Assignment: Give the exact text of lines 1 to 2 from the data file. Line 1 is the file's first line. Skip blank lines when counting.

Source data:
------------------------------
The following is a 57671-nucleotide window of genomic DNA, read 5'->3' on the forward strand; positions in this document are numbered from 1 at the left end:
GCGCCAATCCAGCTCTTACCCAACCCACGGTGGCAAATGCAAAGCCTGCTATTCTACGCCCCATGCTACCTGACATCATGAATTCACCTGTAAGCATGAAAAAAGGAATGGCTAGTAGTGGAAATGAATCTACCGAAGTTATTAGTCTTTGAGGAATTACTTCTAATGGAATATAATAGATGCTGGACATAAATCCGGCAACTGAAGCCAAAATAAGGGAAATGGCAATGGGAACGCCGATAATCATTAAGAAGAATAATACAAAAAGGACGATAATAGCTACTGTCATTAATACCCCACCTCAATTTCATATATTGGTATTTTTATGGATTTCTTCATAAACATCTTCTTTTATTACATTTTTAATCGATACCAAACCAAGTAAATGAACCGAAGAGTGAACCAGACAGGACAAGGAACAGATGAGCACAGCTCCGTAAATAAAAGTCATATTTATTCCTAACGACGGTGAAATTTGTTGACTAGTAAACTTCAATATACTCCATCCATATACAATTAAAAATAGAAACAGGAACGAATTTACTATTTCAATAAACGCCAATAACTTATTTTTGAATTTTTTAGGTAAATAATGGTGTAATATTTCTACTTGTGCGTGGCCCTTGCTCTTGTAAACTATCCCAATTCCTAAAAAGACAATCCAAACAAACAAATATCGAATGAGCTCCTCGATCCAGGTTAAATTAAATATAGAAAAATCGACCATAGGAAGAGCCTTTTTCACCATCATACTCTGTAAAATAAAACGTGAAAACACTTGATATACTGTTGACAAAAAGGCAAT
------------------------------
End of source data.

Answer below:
The following is a 57671-nucleotide window of genomic DNA, read 5'->3' on the forward strand; positions in this document are numbered from 1 at the left end:
GCGCCAATCCAGCTCTTACCCAACCCACGGTGGCAAATGCAAAGCCTGCTATTCTACGCCCCATGCTACCTGACATCATGAATTCACCTGTAAGCATGAAAAAAGGAATGGCTAGTAGTGGAAATGAATCTACCGAAGTTATTAGTCTTTGAGGAATTACTTCTAATGGAATATAATAGATGCTGGACATAAATCCGGCAACTGAAGCCAAAATAAGGGAAATGGCAATGGGAACGCCGATAATCATTAAGAAGAATAATACAAAAAGGACGATAATAGCTACTGTCATTAATACCCCACCTCAATTTCATATATTGGTATTTTTATGGATTTCTTCATAAACATCTTCTTTTATTACATTTTTAATCGATACCAAACCAAGTAAATGAACCGAAGAGTGAACCAGACAGGACAAGGAACAGATGAGCACAGCTCCGTAAATAAAAGTCATATTTATTCCTAACGACGGTGAAATTTGTTGACTAGTAAACTTCAATATACTCCATCCATATACAATTAAAAATAGAAACAGGAACGAATTTACTATTTCAATAAACGCCAATAACTTATTTTTGAATTTTTTAGGTAAATAATGGTGTAATATTTCTACTTGTGCGTGGCCCTTGCTCTTGTAAACTATCCCAATTCCTAAAAAGACAATCCAAACAAACAAATATCGAATGAGCTCCTCGATCCAGGTTAAATTAAATATAGAAAAATCGACCATAGGAAGAGCCTTTTTCACCATCATACTCTGTAAAATAAAACGTGAAAACACTTGATATACTGTTGACAAAAAGGCAAT